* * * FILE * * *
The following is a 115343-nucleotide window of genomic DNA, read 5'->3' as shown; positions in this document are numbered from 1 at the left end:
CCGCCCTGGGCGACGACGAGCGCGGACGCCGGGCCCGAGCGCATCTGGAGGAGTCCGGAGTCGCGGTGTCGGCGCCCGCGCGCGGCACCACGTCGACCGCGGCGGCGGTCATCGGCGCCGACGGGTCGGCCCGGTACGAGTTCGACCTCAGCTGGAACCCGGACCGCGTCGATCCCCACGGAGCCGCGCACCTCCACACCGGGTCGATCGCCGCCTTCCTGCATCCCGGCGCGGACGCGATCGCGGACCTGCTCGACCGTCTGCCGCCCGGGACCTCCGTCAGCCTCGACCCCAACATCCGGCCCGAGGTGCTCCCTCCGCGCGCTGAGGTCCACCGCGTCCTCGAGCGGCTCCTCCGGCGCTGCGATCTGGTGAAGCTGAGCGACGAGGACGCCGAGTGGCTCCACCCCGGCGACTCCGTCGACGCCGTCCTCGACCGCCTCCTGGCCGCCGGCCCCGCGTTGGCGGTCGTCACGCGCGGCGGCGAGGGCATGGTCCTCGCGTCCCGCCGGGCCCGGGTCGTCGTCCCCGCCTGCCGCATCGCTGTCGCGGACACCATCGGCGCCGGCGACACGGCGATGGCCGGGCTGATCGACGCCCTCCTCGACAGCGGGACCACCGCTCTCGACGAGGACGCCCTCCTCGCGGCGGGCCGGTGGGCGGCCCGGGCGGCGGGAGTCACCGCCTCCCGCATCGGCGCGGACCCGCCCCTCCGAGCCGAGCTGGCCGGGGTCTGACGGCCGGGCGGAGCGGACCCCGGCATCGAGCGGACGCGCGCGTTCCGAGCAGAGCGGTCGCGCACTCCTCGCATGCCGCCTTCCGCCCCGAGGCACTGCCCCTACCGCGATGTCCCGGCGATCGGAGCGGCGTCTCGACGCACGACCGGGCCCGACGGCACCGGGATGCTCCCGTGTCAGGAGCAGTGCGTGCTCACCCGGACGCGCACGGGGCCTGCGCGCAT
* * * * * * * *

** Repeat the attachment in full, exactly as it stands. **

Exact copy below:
The following is a 115343-nucleotide window of genomic DNA, read 5'->3' as shown; positions in this document are numbered from 1 at the left end:
CCGCCCTGGGCGACGACGAGCGCGGACGCCGGGCCCGAGCGCATCTGGAGGAGTCCGGAGTCGCGGTGTCGGCGCCCGCGCGCGGCACCACGTCGACCGCGGCGGCGGTCATCGGCGCCGACGGGTCGGCCCGGTACGAGTTCGACCTCAGCTGGAACCCGGACCGCGTCGATCCCCACGGAGCCGCGCACCTCCACACCGGGTCGATCGCCGCCTTCCTGCATCCCGGCGCGGACGCGATCGCGGACCTGCTCGACCGTCTGCCGCCCGGGACCTCCGTCAGCCTCGACCCCAACATCCGGCCCGAGGTGCTCCCTCCGCGCGCTGAGGTCCACCGCGTCCTCGAGCGGCTCCTCCGGCGCTGCGATCTGGTGAAGCTGAGCGACGAGGACGCCGAGTGGCTCCACCCCGGCGACTCCGTCGACGCCGTCCTCGACCGCCTCCTGGCCGCCGGCCCCGCGTTGGCGGTCGTCACGCGCGGCGGCGAGGGCATGGTCCTCGCGTCCCGCCGGGCCCGGGTCGTCGTCCCCGCCTGCCGCATCGCTGTCGCGGACACCATCGGCGCCGGCGACACGGCGATGGCCGGGCTGATCGACGCCCTCCTCGACAGCGGGACCACCGCTCTCGACGAGGACGCCCTCCTCGCGGCGGGCCGGTGGGCGGCCCGGGCGGCGGGAGTCACCGCCTCCCGCATCGGCGCGGACCCGCCCCTCCGAGCCGAGCTGGCCGGGGTCTGACGGCCGGGCGGAGCGGACCCCGGCATCGAGCGGACGCGCGCGTTCCGAGCAGAGCGGTCGCGCACTCCTCGCATGCCGCCTTCCGCCCCGAGGCACTGCCCCTACCGCGATGTCCCGGCGATCGGAGCGGCGTCTCGACGCACGACCGGGCCCGACGGCACCGGGATGCTCCCGTGTCAGGAGCAGTGCGTGCTCACCCGGACGCGCACGGGGCCTGCGCGCAT